Saudi Arabia, the world’s biggest oil exporter, is planning to increase its output next month by about a half-million barrels a day, according to analysts and oil traders who have been briefed by Saudi officials.
The increase could bring Saudi output to a production level of 10 million barrels a day, which, if sustained, would be the kingdom’s highest ever. The move was seen as a sign that the Saudis are becoming increasingly nervous about both the political and economic effect of high oil prices. In recent weeks, soaring fuel costs have incited demonstrations and protests from Italy to Indonesia.
Saudi Arabia is currently pumping 9.45 million barrels a day, which is an increase of about 300,000 barrels from last month.
While they are reaping record profits, the Saudis are concerned that today’s record prices might eventually damp economic growth and lead to lower oil demand, as is already happening in the United States and other developed countries. The current prices are also making alternative fuels more viable, threatening the long-term prospects of the oil-based economy.
President Bush visited Saudi Arabia twice this year, pleading with King Abdullah to step up production. While the Saudis resisted the calls then, arguing that the markets were well supplied, they seem to have since concluded that they needed to disrupt the momentum that has been building in commodity markets, sending prices higher.
The Saudi plans were disclosed in interviews with several oil traders and analysts who said that Saudi oil officials had privately conveyed their production plans recently to some traders and companies in the United States. The analysts declined to be identified so as not to be cut off from future information from the Saudis.
Last week, King Abdullah also took the unprecedented step of arranging on short notice a major gathering of oil producers and consumers to address the causes of the price rally. The meeting will be held on June 22 in the Red Sea town of Jeddah.
Oil prices have gained 40 percent this year, rising to nearly $140 a barrel in recent days and driving gasoline costs above $4 a gallon. Some analysts have predicted that prices could reach $200 a barrel this year as oil consumption continues to rise rapidly while supplies lag.
The growing volatility of the markets, including a record one-day gain of $10.75 a barrel last week, has persuaded the Saudis that they need to step in, analysts said.
Tony Fratto, a White House spokesman, said, “We would welcome any and all increases in oil production, including from Saudi Arabia.”?
But the measure carries some risks to the kingdom and is not guaranteed to bring down prices, analysts said. Some investors doubt that Saudi Arabia has the capacity to increase its production beyond its current levels.
“This clearly represents the biggest test for them,”? said John Kilduff, a senior vice president at the brokerage firm MF Global, who said the move could backfire if investors failed to respond to the extra Saudi supplies. No other producer has the capacity to quickly expand production.
Oil prices fell on Friday, slipping $1.88 to settle at $134.86 a barrel on the New York Mercantile Exchange, after reports of the prospective Saudi increase trickled into the market.
Ibrahim al-Muhanna, an adviser at the Saudi petroleum ministry, declined to comment on the production increase but said that Saudi Arabia was uncomfortable with oil prices. “Our goal is to bring back stability to the oil market,”? he said.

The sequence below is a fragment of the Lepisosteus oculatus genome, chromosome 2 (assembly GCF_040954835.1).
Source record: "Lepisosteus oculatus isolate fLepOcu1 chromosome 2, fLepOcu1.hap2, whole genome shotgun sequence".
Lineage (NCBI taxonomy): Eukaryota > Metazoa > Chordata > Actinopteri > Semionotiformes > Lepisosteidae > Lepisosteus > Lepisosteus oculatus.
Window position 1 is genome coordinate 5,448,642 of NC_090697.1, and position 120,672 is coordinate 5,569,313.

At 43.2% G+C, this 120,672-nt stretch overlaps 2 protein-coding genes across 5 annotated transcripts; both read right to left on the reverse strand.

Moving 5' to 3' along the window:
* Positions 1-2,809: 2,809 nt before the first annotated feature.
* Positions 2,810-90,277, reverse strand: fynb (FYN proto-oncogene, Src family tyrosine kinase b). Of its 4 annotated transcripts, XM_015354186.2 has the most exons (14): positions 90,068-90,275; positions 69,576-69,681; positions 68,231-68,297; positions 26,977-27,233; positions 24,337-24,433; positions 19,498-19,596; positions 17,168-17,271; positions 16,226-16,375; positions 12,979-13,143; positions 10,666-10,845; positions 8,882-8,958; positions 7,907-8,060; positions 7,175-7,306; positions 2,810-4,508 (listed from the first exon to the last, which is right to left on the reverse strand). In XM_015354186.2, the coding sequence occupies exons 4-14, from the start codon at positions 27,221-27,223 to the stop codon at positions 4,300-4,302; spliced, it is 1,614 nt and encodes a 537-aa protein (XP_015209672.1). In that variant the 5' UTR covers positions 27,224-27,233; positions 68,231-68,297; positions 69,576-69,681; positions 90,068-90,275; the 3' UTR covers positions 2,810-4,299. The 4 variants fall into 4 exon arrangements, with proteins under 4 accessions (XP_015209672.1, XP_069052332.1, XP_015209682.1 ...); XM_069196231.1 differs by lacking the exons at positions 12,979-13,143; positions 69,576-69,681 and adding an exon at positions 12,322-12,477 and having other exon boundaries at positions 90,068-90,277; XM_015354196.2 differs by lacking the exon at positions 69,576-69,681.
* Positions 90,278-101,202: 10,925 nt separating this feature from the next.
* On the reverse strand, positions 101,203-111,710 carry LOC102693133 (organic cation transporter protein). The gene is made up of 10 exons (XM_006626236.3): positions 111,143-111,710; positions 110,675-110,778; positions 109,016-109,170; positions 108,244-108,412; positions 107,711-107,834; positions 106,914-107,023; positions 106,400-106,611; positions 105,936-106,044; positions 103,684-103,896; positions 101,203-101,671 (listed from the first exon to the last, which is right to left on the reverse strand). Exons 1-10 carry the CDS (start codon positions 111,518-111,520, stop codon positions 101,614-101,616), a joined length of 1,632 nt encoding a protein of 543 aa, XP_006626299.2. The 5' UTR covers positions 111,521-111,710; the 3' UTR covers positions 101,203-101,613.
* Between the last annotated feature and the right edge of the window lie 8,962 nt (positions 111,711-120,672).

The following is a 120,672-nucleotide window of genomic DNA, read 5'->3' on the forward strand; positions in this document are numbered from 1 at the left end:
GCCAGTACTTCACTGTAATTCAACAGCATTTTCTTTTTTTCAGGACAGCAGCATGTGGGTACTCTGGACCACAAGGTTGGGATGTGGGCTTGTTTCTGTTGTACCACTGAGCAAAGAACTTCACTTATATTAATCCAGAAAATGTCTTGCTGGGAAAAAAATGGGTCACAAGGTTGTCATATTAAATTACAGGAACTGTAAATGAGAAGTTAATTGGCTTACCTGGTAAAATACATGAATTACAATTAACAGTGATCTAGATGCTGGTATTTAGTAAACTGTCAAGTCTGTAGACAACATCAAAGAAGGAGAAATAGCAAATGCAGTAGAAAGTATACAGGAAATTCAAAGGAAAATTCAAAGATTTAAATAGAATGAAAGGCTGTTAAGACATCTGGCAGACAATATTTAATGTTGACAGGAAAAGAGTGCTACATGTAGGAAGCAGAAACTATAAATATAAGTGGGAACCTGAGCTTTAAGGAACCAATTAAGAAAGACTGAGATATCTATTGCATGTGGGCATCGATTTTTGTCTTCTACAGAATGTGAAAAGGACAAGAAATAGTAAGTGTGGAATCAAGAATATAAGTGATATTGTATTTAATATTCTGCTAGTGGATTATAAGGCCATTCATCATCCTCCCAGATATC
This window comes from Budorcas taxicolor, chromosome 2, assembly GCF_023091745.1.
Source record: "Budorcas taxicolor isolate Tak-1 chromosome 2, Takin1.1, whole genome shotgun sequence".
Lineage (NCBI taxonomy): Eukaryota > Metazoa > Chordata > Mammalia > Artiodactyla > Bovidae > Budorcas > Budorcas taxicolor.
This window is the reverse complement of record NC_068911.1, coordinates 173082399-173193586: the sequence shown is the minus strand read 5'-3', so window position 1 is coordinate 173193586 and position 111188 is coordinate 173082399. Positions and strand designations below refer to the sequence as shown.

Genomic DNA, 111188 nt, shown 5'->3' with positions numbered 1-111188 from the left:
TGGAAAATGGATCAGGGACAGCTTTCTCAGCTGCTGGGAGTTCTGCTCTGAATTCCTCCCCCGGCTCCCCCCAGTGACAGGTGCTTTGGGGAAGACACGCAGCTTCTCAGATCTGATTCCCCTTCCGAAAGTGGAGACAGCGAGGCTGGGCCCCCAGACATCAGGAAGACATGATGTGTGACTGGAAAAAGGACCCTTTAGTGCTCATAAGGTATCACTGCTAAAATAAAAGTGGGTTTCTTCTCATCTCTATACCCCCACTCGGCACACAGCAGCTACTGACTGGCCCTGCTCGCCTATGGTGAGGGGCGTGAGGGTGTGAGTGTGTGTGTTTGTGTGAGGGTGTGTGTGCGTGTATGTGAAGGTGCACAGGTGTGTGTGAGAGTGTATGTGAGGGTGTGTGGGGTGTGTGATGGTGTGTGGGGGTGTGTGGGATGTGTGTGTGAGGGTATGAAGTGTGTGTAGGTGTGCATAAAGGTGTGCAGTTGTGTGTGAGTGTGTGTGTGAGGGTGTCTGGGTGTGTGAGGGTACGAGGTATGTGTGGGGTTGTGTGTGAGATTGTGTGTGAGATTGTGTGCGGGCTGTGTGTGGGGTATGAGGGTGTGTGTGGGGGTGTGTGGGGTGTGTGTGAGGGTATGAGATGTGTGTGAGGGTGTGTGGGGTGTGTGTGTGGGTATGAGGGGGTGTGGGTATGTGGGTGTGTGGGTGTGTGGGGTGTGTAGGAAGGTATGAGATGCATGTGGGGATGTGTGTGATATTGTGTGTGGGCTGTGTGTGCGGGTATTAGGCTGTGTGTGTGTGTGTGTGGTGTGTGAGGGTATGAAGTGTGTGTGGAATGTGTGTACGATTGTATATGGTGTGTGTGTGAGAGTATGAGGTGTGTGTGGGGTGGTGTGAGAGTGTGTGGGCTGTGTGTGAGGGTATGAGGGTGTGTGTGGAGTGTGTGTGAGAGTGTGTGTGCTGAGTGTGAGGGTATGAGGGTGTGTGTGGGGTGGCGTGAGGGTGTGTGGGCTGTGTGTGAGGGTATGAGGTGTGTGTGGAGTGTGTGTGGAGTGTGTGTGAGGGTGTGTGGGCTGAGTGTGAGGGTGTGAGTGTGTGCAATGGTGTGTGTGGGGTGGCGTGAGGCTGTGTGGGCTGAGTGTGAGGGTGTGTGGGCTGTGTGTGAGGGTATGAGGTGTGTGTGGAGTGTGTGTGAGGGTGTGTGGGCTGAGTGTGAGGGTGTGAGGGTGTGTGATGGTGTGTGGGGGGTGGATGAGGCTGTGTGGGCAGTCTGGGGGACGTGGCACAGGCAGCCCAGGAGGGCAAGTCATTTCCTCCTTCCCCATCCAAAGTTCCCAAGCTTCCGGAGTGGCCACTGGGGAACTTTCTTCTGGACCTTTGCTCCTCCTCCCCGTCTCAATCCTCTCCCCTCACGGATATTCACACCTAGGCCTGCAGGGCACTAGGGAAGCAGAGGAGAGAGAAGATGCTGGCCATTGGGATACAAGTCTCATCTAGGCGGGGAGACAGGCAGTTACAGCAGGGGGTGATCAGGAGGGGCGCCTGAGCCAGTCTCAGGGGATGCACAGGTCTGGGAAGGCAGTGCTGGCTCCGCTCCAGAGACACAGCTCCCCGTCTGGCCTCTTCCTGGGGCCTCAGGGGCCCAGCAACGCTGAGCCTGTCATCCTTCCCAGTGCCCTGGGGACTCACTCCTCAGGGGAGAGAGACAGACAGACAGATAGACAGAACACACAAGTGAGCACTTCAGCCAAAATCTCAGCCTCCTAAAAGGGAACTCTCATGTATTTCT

Consumers are complaining that rising fuel prices are imposing a growing toll on their economies, and contributing to higher food costs. The Australian prime minister, Kevin Rudd, said this month that it was time “to apply the blowtorch to the OPEC organization.”?
In Washington, bipartisan support is also growing to pass a law allowing the Justice Department to engage in antitrust proceedings against OPEC producers accused of curbing supplies to drive up prices.
Pressure is also mounting in consuming countries to address record energy prices. Congress is debating measures that would tackle speculators, whom many in Washington blame for driving up commodity prices.
When the Organization of the Petroleum Exporting Countries, of which Saudi Arabia is the most powerful member, met in March, it decided against increasing production, blaming speculators and a declining dollar, not a shortfall in supplies, for driving up oil prices.
Saudi Arabia’s unilateral policy could put it at odds with other members of the OPEC cartel. In a report from the group’s secretariat on Friday, OPEC analysts said they saw no need to put more oil on the market. “Claims that the recent surge in prices is due to a supply shortage are unjustified,”? the report said.
Saudi Arabia is completing a huge expansion program in its oil industry that is expected to bring its production capacity to 12.5 million barrels a day by 2009. As part of that expansion, Saudi Aramco, the country’s national oil company, is planning to start soon an oil field, called Khursaniyah, with a daily production rate of 500,000 barrels.
The production increase, which would amount to less than 1 percent of global consumption, could be made public next week at the energy meeting, which is expected to bring together a large number of consuming and producing countries, including the United States, Russia, Britain, China, India and Japan.
While the meeting is not expected to achieve anything tangible, Saudi officials hope that tackling the issue publicly will break the upward momentum that is dominating oil markets.
“They’ve created pressure on themselves to make a concrete move at this meeting,”? said Adam Robinson, an analyst at Lehman Brothers. “But when the king calls an oil summit, the markets would do well to take heed.”?